Run Hide Fight: Special Meaning in Healthcare Environments

Workplace violence has special significance in healthcare settings. That’s because the rate of assaults on health workers in the U.S. is 400% higher than it is for workers in the private sector, according to the National Institute for Occupational Safety and Health. Concerned about the risks of an active shooter incident, administrators of a regional medical center in the Northeast with more than 100,000 patients per year and a sprawling multi-acre campus commissioned Hillard Heintze to develop a customized Active Shooter Plan for the facility.

Tailoring Run Hide Fight to the Medical Center’s Requirements

Hillard Heintze drew on the findings emerging from its concurrent security operations assessment of the center, as well as its team members’ firsthand experience of active shooter incidents throughout their law enforcement careers. The team set about designing a plan tightly aligned with best practice standards and protocols published by DHS, ASIS International and leading police departments across the country, including the Run Hide Fight protocols. As part of this process, it captured critical input and expectations from third-party first responders, such as state and local law enforcement and emergency management agencies. Organized in line with the critical stages of emergency preparedness – Prevention and Mitigation, Preparedness, Response and Recovery, the plan addressed factors such as formation of an Incident Command Team; physical and personnel security mitigation steps; floor plans and blueprints; identification of evacuation routes and plans and safe hiding locations; partnership and collaboration with local law enforcement entities; roles and responsibilities for internal security and non-security personnel; procedures for Run Hide Fight, as well as lockdowns; trauma plans; communication plans; crisis kit assembly; victim counseling; and training and accreditation requirements, among many other areas.

Integrating Active Shooter Planning with Emergency Management

Today, the medical center is integrating this plan within its Emergency Management Plan (EMP) and preparing to share it with employees and third-party responders. Having such a plan in place is a relief to the hospital administrators – as events such as the terrible loss of life at the Washington Naval Yard in September 2013 continue to jolt the country.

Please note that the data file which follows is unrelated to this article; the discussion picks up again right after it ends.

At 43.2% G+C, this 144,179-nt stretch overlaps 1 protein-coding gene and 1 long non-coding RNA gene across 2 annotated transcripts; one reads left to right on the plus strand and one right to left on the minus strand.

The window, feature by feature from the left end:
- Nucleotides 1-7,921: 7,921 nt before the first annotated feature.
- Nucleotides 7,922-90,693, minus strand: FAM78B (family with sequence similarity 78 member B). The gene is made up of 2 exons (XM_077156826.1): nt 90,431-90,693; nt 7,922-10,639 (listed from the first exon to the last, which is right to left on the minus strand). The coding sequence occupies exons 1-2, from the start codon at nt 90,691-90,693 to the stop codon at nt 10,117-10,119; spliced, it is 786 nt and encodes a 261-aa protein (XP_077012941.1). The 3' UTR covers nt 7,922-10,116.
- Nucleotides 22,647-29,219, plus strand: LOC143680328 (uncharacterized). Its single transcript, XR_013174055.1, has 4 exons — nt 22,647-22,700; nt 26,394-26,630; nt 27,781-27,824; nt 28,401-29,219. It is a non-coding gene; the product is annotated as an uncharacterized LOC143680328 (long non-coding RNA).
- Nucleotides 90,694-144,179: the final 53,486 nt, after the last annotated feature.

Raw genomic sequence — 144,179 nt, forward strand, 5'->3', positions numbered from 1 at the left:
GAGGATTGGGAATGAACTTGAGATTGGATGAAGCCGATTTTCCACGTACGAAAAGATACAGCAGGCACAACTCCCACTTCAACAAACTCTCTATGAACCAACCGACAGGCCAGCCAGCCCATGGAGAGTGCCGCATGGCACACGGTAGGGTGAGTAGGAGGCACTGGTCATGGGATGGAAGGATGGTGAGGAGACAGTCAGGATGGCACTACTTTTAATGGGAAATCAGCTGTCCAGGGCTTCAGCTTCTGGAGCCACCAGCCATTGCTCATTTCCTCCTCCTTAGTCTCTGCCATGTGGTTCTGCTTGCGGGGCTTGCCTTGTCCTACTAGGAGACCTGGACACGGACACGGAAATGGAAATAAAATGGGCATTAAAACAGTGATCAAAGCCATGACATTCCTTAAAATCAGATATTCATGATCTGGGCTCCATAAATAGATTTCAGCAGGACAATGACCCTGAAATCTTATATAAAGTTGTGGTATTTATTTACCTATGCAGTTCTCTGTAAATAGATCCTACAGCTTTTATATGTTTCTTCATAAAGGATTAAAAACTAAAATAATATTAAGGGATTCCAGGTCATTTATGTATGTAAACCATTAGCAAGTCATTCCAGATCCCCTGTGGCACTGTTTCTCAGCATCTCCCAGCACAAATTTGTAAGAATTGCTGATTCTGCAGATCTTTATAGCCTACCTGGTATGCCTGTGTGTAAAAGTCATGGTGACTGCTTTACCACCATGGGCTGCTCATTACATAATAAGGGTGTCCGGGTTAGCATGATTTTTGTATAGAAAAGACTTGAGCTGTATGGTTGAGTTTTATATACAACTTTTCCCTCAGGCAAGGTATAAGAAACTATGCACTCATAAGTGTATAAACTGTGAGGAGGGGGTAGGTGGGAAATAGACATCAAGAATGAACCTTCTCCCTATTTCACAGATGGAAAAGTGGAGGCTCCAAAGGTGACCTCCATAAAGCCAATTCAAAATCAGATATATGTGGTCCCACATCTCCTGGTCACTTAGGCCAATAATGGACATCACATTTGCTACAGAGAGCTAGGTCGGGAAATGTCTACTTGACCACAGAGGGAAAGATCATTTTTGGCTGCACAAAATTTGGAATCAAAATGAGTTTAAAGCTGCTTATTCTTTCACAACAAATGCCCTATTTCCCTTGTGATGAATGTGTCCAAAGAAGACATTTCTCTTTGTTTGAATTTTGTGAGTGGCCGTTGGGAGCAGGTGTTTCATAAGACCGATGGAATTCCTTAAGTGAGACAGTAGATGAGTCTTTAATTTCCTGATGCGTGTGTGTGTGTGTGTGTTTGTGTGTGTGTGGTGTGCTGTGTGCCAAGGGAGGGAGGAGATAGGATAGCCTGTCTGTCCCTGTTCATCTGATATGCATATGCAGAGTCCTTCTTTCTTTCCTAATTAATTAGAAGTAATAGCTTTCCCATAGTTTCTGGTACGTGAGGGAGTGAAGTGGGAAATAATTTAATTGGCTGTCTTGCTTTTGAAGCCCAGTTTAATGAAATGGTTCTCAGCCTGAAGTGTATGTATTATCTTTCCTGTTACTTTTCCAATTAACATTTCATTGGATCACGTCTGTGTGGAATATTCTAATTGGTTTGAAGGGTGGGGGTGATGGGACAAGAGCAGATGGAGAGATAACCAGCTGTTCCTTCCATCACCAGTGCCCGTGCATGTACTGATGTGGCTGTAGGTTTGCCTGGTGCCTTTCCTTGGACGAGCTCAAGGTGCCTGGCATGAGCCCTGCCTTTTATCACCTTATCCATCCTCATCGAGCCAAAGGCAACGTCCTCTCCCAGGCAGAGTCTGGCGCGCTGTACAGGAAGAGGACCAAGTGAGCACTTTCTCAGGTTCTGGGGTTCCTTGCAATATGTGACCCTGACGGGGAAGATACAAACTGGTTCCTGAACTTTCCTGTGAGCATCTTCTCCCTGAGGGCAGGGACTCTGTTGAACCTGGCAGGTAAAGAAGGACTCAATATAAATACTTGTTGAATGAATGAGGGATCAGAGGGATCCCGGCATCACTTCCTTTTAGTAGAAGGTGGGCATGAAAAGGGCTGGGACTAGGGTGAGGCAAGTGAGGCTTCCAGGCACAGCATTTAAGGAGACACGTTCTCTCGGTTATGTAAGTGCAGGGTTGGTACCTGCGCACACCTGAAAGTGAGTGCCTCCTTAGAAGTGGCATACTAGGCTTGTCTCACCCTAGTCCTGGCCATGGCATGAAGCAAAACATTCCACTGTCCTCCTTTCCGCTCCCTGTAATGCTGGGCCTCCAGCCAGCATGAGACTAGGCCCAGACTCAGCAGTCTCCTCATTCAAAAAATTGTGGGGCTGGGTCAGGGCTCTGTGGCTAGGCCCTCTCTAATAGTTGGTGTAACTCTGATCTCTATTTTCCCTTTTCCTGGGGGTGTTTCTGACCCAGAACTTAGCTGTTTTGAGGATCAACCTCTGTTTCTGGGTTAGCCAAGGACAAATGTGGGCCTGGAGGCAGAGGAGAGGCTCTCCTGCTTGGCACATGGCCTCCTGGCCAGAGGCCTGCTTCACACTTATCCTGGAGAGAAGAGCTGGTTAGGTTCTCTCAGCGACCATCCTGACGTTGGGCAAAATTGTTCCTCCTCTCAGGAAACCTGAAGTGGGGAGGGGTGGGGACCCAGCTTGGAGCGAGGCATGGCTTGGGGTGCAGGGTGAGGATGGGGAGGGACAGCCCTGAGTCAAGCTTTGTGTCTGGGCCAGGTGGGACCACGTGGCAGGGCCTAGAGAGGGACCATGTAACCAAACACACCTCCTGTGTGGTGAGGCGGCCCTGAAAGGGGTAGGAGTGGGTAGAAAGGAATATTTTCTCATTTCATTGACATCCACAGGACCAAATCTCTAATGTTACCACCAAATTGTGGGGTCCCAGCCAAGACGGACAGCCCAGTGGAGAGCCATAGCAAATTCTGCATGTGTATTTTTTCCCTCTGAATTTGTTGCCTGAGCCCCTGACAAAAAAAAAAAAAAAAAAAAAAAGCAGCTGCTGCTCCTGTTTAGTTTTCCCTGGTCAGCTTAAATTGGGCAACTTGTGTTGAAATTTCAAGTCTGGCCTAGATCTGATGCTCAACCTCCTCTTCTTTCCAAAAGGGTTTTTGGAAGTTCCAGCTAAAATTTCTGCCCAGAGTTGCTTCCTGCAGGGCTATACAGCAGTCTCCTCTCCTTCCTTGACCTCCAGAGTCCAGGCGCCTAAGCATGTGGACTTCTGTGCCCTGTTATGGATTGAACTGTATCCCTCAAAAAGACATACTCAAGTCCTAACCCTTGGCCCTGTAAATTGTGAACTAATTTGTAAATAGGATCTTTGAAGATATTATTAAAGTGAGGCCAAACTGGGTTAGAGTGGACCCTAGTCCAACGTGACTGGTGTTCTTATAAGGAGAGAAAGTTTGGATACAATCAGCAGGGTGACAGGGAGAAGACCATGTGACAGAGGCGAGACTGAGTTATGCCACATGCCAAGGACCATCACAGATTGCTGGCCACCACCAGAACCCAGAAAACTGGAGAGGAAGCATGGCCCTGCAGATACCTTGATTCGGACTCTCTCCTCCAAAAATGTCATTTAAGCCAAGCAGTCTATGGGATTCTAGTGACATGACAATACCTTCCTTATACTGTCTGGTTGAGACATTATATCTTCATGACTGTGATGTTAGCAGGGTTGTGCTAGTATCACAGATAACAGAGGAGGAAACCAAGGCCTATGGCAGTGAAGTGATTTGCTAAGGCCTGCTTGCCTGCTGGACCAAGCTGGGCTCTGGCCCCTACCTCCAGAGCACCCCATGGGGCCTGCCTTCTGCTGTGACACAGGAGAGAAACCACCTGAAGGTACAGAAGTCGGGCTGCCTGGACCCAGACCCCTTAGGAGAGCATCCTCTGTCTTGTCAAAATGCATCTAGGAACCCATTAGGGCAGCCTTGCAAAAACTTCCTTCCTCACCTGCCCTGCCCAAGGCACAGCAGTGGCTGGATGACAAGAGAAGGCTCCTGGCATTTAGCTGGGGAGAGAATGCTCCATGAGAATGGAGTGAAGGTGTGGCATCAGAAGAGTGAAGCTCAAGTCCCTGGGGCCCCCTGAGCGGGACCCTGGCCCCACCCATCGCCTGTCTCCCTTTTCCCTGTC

Unplugged: The Project Manager’s Perspective

“Customizing these plans is really critical. Since active shooter incidents vary widely and often involve an extensive range of potential scenarios that can change on a minute-to-minute basis, stand-alone plans established from templates don’t work.”

The ACTION WEDNESDAY Tool Box: Two Key Take-Aways

1. Recognize that Active Shooter Plans Are Not Stand-Alone Plans. They must be integrated into your Emergency Management Plan. Any conflicts between the two must be resolved. And roles and responsibilities for various entities much be fully aligned.

2. Once the Plan is Published, Focus Rigorously on Training: Since active shooter incidents are often over within minutes – before the arrival and intervention of police, SWAT teams and other first responders – how your employees act and the choices they individually make with respect to Run Hide Fight are exceptionally important.

active shooter training

(What’s it like on the front line supporting the firm’s clients? What are the challenges the firm’s experts help senior business executives, general counsel, board members and other decision-makers address? Welcome to ACTION WEDNESDAY. Every Wednesday, the Front Line Blog publishes a new case study.)